My name is Carly and I visited Natsirs place more than once.
In 2015 I was planning my six-month journey through Indonesia. Tana Toraja was one of the places I really wanted to visit. Not only because of the beautiful nature, friendly people and their rich traditions, but mostly because it’s the area where my late grandmother was born. Since I had no chance of ever asking her about her younger years, the only way to connect to that was to just visit the area myself. I was looking for a way to spend a bit more time there, so I checked the website of WorkAway and searched for ‘Tana Toraja’. I could hardly believe it but I got a hit! One hit, and it was Natsir’s place.
In March that year I traveled from the capital of Sulawesi, Makassar, to Makale by night bus. When I arrived the sun was slowely rising and Natsir was already waiting for me at the busstop. Me and my backpack hopped on the back of his motorcycle and drove off to Rembon.
When we arrived at Natsirs place I was greeted by his family and got settled in. In the weeks that followed me and some other volunteers spent most of our time in the lush garden. We weeded, planted peanuts and enjoyed learning so much about nature and organic farming. Every once in a while we joined Natsir and visited the school at which he worked. We did not merely watch him teach, but we were also encouraged and allowed to do some ‘teaching’ (mostly letting the students to practise their conversational skills). Once a week we also taught English to the children from the neigbourhood. I was very impressed and intruiged by this initiative: Natsir gave these children the opportunity to come over after school to learn some English, all for free.
Besides working as a school teacher and an organic farmer, at that time Natsir also found the time and energy to help the American company Smile Train. He searched for children with cleft lip and/or pallet and helped Smile Train to organise surgery for them. During my stay Natsir had been in contact with a family that had a young daughter who needed surgery. They lived in a far and quite remote village. Natsir had set up a meeting with them and he asked me if I wanted to join him. I didn’t have to think twice about my answer. On the day we left we drove for hours and encountered bad roads and slippery mountain passes, but we made it and we met the mother and her young daughter. It was such an amazing experience and really made me realize how lucky I am to live in a country where healthcare is so accessible to everyone.
Needless to say, my first stay with Natsir, his wife Diana and their children was beyond great. I definitely felt closer to my grandmother and her cultural heritage. Moreover, I learned so much; about gardening, cooking (with Diana), teaching, Tana Toraja and her traditions. Me, the other volunteers and Natsir spent many evenings sitting in front of the family’s house talking to each other. That’s how we also learned a lot about Natsir’s ambitions, thoughts and concerns about and for this region. There is one thing in particular that he said that has stuck with me ever since. On several occasions he had mentioned that the community did not always believe nor support his projects (like teaching the children for free). He experienced quite some satbacks and resistance from family and close friends. I asked him what it was that kept him motived through all this hardship. He answered this question with just one word: “humanity”.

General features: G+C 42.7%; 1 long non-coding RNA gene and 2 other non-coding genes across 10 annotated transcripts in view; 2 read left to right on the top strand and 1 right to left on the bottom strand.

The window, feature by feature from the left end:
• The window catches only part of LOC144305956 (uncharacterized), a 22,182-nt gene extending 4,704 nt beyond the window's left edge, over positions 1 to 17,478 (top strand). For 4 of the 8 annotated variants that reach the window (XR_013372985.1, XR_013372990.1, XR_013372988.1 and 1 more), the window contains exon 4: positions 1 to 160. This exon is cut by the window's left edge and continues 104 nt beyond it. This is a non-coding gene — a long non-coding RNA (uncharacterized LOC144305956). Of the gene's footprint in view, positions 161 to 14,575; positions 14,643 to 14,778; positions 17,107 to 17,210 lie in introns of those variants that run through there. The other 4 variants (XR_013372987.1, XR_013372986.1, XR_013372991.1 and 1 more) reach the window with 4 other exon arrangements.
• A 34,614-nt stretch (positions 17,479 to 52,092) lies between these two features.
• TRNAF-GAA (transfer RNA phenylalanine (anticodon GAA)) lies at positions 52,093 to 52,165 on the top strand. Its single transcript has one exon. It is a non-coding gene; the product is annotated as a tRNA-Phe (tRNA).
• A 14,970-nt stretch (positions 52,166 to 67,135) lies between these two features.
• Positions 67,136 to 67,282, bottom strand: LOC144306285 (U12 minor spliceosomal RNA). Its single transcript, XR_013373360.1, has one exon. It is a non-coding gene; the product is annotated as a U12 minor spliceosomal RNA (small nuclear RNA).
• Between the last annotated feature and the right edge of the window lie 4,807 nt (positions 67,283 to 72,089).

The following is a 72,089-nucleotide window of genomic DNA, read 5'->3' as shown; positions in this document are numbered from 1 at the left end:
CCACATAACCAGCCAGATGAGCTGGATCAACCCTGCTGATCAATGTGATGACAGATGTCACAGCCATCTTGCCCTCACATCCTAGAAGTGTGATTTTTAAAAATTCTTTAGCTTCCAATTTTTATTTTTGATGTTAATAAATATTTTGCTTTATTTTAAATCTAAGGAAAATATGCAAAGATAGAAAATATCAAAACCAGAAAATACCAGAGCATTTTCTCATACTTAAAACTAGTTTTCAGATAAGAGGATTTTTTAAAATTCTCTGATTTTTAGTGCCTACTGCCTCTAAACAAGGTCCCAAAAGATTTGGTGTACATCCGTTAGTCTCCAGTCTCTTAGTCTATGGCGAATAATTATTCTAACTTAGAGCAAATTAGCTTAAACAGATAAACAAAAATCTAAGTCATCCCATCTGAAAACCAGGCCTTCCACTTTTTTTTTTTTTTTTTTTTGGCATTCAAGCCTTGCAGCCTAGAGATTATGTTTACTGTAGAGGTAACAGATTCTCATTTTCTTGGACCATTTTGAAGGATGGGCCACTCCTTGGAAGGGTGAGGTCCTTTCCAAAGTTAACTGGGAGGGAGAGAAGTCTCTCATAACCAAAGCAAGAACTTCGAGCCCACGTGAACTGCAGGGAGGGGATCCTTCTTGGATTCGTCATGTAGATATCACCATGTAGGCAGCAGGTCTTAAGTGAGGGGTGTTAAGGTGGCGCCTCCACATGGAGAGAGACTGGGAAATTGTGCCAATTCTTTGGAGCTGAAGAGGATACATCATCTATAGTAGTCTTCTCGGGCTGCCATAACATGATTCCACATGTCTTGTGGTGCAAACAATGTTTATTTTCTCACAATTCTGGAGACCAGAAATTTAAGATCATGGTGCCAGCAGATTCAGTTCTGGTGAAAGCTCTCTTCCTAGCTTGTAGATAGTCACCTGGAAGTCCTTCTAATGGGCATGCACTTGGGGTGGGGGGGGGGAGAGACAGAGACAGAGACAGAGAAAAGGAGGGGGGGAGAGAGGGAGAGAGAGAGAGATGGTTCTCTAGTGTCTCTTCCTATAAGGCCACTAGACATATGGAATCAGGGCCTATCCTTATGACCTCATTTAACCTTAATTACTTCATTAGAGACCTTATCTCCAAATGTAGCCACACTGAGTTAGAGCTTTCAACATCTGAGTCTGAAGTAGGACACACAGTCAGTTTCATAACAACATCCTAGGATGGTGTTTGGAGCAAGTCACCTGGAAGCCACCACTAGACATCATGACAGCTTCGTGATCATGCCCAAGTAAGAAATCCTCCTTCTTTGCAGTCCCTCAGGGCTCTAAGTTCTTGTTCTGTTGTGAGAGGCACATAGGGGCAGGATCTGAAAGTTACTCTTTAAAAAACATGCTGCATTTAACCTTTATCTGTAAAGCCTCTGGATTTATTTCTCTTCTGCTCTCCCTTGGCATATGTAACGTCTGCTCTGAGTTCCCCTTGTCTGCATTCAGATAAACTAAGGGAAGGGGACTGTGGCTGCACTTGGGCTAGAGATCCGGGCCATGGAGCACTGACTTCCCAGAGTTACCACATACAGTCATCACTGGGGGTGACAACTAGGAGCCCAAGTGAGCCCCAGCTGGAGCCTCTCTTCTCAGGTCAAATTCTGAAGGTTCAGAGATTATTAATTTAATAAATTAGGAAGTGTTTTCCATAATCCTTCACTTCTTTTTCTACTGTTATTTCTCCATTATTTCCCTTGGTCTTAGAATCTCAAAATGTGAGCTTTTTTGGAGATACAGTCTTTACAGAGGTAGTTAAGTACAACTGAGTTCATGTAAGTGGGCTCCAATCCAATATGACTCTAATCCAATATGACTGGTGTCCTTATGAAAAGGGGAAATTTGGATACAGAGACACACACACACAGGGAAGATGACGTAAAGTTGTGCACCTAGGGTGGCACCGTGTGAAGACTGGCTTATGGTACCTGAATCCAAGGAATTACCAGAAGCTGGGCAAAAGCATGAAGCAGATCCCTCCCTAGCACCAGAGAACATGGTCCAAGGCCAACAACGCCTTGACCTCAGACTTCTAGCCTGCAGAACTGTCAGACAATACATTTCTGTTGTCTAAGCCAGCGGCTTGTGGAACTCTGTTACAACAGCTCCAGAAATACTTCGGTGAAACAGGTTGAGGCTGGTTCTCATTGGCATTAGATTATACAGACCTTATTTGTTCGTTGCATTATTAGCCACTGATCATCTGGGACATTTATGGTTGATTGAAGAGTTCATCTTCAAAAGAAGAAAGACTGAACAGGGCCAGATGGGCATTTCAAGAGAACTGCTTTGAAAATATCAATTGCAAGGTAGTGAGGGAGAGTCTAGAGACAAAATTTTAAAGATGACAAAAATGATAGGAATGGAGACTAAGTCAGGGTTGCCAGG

Years have gone by and it is now 2019. I find myself in Indonesia again and a trip to Indonesia is not complete without visiting Natsir and Diana. This time I brought my boyfriend and once again I was welcomed into their family’s home. It was great to see what Natsir had been able to achieve over the years. It was clear that his mission to help humanity was far from over. He had built new bungalows for his bed and breakfast, was organizing chocolate making workshops and had been sponsored by a large coorparation which enabled him to built new school buildings. This time around my activities were less centered around the garden and involved more teaching, since nowadays three groups of students came three times a week, instead of one group coming once a week. We therefore were quite busy with preparing the different classes, which was challenging but also a lot of fun.
It was amazing to see all the changed that had been made over the years. Moreover, it seemed that Natsir’s efforts were slowely getting more national recognition. In the three weeks that were there Natsir had gotten the news that he was nominated for the ‘Local Hero’ award, for which he had to fly to Jakarta. Great news. However, Natsir is a tough one to satisfy, since his mind is always on the next big step or project. What’s most admirable about his plans are that they are never really about himself, but always revolve about helping others. Whether it’s his children (and finding ways to have them go to college), local students (and improving their English), farmers (helping them to turn their crops into products they could sell) or the environment (by creating more awareness about (plastic) waste and the importace of nature).
So is Natsir and Diana’s place worth a visit? Absolutely.
Why? Because teaching the students is a lot of fun and very rewarding, because Diana’s food is delicious, because it gives you the opportunity to learn more about Tana Toraja and it’s people, because Natsir is someone who inspires me to be a better person and it’s a wonderful experience to somewhat help him reach his goals, because there’s GREAT homemade chocolate, because the scenery is beautiful, because you will meet fellow volunteers from all over the world, and the list goes on…
So go ahead and experience it yourself, and who knows, maybe I’ll meet you there because I definitely hope to go back.